Ivanka Trump has reportedly been given a nickname by some White House aides: “Princess Royal.”
According to Vanity Fair, the eldest daughter of President Donald Trump is called the nickname – “although never to her face” – in Washington’s halls of power.
The moniker comes courtesy of some insiders who believe Ivanka, 35, may be getting above her station.
While she has limited experience working in politics, she has played a key role in her father’s administration. She scored her own West Wing office in January and has been front-and-centre in roundtable discussions and meeting with world leaders.
Her exalted position “has sparked frustration among aides”, reported Business Insider.
Particularly infuriating to critics was how the mother-of-three temporarily took her father’s seat between China’s President Xi Jinping and British Prime Minister Theresa May at a meeting of the G20 in Germany in July.
“Excuse me,” one former Trump adviser told Vanity Fair. “This is not a royal family, and she’s not the princess royal.”
At the G20 summit, Trump is said to have played the protective father and stepped up to the plate to bat for Ivanka.
“If she weren’t my daughter it would be so much easier for her,” the President reportedly said.
“It might be the only bad thing she has going, if you want to know the truth.”
Ivanka and her husband, senior adviser Jared Kushner, 36, are seen as ineffective in their roles, with some insiders “put off by the Trump family’s nepotism”, said Business Insider.
As a couple, “they do not grasp their essential irrelevance”, a Washington insider told Vanity Fair. “They think they are special.”
What Ivanka and Kushner don’t understand, noted the magazine’s writer Sarah Ellison, is “how to behave when you roll into Washington as the creature of someone else”.
“Most such people take a seat a little off to the side, at least until they get their bearings.”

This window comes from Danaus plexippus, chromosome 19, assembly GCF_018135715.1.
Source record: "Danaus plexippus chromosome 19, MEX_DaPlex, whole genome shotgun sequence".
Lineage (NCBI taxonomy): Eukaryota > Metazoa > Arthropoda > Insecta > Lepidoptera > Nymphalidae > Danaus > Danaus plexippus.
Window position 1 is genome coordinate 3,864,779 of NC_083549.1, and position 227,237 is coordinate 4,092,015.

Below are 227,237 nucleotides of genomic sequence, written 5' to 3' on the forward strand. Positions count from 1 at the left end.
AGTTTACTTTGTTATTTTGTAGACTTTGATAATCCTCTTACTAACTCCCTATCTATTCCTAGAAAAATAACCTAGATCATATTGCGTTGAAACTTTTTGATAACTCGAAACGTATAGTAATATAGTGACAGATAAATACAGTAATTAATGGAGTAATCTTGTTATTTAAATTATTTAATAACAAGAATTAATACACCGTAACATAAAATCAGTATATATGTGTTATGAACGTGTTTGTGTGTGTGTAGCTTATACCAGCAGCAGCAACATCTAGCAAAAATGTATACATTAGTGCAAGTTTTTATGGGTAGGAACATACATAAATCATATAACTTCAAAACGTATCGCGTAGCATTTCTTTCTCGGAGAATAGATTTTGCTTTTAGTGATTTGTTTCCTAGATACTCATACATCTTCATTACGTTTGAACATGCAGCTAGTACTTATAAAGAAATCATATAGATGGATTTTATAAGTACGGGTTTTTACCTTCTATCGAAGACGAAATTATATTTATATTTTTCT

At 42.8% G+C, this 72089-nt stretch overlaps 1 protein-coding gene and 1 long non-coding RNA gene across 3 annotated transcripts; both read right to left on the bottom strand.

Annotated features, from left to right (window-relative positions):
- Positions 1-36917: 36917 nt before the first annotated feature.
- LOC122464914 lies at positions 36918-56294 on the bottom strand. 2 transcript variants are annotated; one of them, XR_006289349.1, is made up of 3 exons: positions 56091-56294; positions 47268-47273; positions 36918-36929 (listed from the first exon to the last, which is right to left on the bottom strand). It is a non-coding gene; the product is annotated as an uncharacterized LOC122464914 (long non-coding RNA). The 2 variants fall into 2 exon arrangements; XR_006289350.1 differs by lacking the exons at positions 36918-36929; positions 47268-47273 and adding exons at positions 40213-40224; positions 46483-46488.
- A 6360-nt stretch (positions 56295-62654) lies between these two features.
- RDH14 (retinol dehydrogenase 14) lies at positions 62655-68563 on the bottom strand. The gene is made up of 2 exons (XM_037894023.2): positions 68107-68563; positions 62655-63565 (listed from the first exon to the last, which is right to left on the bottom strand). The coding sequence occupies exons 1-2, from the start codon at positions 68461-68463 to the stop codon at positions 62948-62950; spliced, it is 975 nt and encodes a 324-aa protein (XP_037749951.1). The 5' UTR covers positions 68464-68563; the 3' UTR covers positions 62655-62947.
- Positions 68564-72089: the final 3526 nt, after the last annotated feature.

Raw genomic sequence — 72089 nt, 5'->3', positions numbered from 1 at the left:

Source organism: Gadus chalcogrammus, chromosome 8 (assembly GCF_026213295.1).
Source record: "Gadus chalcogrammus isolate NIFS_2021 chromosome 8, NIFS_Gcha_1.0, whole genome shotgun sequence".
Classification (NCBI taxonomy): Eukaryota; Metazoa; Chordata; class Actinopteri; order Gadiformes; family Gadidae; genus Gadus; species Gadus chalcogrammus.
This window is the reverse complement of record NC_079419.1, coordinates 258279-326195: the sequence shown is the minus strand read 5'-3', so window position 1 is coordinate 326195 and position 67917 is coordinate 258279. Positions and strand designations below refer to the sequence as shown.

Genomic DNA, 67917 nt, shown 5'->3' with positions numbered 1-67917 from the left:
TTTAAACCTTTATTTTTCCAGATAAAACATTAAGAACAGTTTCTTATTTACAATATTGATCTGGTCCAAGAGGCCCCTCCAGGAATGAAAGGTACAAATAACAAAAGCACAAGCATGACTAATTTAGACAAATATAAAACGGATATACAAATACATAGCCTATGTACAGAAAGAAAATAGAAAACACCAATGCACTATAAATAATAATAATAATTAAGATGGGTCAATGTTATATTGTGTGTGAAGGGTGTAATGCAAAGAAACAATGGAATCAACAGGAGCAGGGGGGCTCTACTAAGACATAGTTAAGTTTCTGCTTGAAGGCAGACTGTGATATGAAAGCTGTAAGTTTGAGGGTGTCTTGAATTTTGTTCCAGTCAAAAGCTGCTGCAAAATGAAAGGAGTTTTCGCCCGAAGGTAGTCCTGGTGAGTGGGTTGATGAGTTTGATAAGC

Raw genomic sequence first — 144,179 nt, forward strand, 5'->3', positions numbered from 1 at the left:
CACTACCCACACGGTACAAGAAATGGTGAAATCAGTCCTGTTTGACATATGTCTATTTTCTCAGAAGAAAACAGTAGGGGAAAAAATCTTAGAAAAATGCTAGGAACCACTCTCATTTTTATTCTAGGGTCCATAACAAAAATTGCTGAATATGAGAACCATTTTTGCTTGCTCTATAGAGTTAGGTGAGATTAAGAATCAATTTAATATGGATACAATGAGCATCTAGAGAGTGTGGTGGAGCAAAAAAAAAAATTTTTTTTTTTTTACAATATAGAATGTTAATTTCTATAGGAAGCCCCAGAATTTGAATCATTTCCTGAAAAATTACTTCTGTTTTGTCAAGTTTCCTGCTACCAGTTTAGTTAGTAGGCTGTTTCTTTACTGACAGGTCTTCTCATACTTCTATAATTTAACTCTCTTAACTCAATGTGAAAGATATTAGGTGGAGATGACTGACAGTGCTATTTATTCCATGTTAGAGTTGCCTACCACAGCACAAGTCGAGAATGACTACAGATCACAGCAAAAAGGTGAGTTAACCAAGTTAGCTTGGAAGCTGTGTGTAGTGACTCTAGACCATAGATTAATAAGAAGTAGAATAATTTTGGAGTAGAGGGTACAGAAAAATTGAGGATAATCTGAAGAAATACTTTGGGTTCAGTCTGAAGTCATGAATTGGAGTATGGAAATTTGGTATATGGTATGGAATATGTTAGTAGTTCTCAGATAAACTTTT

The criticism is said to be getting under the pair’s skin. Washington “punctures their self-esteem on a daily basis”, said one friend.
Through any sniping, Ivanka has been busy.
With her clothing line said to be failing – retailer Nordstrom dropped it in February – she’s worked to lend a voice to working women.
Even critics noted her enthusiasm and drive: she’s met with lawmakers about tax credits that would help pay for childcare and held high-level discussions about issues facing businesswomen.
Since January, she’s flown to Germany twice to talk about increasing women’s access to capital.
Four months ago, she published a book called Women Who Work: Rewriting The Rules For Success. In July, the World Bank announced it would launch a fund with Ivanka to financially back female entrepreneurs.
Given that, she was panned this week when she issued a statement to The Wall Street Journal defending the Trump administration’s move to ditch an Obama-era initiative designed to close the gender pay gap.
“Ultimately, while I believe the intention was good and agree that pay transparency is important, the proposed policy would not yield the intended results,” she said.
With the heat being brought on her, Ivanka may pack up and leave Washington next year with Kushner and her family, said Vanity Fair – but not because she’ll be pushed out.
Said Ms Ellison: “They will save themselves from a damaged White House.”